If you gave birth less than 48 hours ago, you and your baby will not be not allowed to travel on an airplane. Babies between 2 and 7 days old can fly if you have a letter from your GP. If you have given birth by caesarian section you must wait 10 days before you can fly. In general, it is best to wait until the baby is over two weeks old.
What can I do for high altitude crying?
Babies of all ages do cry for various reasons. Check the usual suspects and respond accordingly: Is your baby hungry, wet or dirty, cold or warm, bored? If it's bright, try closing the window shade; if your baby wants a view, show her the one outside the window or in the pages of the airline's magazine. Sometimes changing the scenery is all it takes to stop a little crying, so if the seat belt sign is not illuminated, you may want to get up and walk the aisles. If all else fails, try not to let a few looks bother you and be assured that most people sympathize with the parents of a crying infant.
How to protect my baby's ear?
Any of you who have flown before know that ears can be quite sensitive to changes in pressure. Experiencing a difference in pressure causes a sensation that as many as 1 in 3 passengers (children more so than adults) experience as temporary muffled hearing, discomfort, or even pain. Unfortunately, having a stuffy nose or a head cold can increase a child's chances of ear problems.
For an adult, chewing gum or yawning is often all that is needed for the middle-ear pressure to equilibrate with the outer environment and make plugged-up ears pop. Perhaps part of the reason that babies tend to complain more about their ears than adults is because gum is simply not an option and we have yet to meet an infant who can yawn on command.
If your baby has a cold or ear infection, discuss with your pediatrician whether you can give him an infant pain reliever, some decongestant, or whether it's best to postpone flying. In most instances, travel plans are not flexible enough to cancel because of a cold, but be aware of your increased odds of dealing with ear pain when you do hop aboard.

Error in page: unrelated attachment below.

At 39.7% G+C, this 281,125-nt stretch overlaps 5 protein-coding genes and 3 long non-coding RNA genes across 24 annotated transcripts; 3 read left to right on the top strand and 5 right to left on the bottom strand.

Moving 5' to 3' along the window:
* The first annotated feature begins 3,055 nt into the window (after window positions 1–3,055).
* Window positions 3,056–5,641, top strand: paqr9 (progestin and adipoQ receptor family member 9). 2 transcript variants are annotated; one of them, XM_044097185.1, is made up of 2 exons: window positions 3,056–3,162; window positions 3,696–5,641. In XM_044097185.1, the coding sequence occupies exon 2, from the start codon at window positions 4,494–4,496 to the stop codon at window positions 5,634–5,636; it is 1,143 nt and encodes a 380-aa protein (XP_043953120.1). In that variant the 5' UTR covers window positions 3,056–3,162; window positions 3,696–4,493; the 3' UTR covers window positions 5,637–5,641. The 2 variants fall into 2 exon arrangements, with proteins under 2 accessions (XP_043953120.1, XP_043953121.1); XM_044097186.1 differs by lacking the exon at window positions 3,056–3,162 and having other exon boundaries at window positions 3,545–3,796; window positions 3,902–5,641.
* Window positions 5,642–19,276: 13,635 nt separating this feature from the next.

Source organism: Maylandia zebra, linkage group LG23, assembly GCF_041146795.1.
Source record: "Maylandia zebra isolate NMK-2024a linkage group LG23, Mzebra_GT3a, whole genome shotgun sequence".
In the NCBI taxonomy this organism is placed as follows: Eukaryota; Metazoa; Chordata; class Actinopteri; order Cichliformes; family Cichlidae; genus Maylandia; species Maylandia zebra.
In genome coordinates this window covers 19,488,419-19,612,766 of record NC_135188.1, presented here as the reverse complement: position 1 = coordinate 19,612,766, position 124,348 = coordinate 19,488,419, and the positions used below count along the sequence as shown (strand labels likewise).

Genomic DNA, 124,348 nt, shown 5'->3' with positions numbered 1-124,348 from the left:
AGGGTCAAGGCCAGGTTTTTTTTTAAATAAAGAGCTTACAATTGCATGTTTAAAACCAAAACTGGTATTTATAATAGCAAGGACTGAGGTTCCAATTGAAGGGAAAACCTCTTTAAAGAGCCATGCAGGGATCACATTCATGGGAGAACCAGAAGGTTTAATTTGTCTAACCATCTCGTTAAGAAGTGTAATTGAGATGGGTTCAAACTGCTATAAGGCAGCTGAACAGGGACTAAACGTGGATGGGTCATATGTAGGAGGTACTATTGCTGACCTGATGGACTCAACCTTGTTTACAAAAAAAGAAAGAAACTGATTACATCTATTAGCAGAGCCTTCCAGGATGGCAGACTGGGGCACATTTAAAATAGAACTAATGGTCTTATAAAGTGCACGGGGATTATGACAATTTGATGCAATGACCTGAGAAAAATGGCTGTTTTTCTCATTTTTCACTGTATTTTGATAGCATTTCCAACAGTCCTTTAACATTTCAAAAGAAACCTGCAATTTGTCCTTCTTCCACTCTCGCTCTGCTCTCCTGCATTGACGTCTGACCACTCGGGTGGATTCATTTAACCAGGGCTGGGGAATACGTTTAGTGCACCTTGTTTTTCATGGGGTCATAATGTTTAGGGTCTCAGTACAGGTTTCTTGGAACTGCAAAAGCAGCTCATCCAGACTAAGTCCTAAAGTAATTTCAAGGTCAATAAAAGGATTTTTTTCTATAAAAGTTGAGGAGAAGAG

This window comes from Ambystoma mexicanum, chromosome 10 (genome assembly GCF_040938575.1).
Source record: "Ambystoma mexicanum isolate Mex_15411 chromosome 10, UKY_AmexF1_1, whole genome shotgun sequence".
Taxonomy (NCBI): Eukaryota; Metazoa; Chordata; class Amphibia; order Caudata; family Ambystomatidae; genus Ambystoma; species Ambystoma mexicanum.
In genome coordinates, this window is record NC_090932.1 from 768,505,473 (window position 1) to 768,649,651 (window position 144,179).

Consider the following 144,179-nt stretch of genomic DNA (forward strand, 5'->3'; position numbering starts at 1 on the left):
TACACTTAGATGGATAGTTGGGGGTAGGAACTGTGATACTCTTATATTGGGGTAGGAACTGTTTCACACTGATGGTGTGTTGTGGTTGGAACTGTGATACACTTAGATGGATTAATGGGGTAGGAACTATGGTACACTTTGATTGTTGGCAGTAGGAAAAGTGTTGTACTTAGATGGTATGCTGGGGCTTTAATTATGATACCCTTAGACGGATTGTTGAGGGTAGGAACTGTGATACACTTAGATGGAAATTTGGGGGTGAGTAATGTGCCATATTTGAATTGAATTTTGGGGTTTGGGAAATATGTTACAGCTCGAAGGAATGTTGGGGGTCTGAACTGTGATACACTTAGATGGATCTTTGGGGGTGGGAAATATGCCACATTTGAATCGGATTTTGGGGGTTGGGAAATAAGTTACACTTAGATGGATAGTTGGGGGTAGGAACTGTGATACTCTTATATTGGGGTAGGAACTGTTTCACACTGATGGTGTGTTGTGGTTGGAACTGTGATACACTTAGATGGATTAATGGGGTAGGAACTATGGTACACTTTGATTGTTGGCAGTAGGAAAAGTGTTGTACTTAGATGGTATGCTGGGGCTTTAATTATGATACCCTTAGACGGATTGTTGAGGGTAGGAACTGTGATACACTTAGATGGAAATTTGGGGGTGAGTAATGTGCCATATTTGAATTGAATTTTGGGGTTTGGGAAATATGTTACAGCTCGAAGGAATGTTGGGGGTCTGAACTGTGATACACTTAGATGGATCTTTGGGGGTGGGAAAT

Once on board, it's useful to know that there is a practical and realistic alternative to gum chewing that works very well for babies when it comes to relieving ear pressure-and that alternative is sucking. Pediatricians, flight attendants, and seasoned parents alike commonly suggest offering a bottle, breast, or pacifier during the times when the pressure changes in the cabin are likely to be greatest-during takeoff and initial descent.
You'll notice we said initial descent, not landing. That's because the pressure change is typically most noticeable as much as a half hour or more before landing, depending on a flight's cruising altitude. The higher up you are, the earlier in the flight the descent usually starts. If you generally don't tend to notice your own ears popping and the captain doesn't announce plans for the initial descent, you can always ask a flight attendant to let you know when it would be a good idea to try to get the sucking started.
If sucking doesn't cut it and your baby seems to be bothered, stay calm and try rubbing his ears and singing a soothing song. Even if you find that nothing short of reaching solid ground (and normal air pressure) works to calm him down, remind yourself that you've done everything you can, and that most babies who have difficulty with ear pain on airplanes tend to outgrow it.
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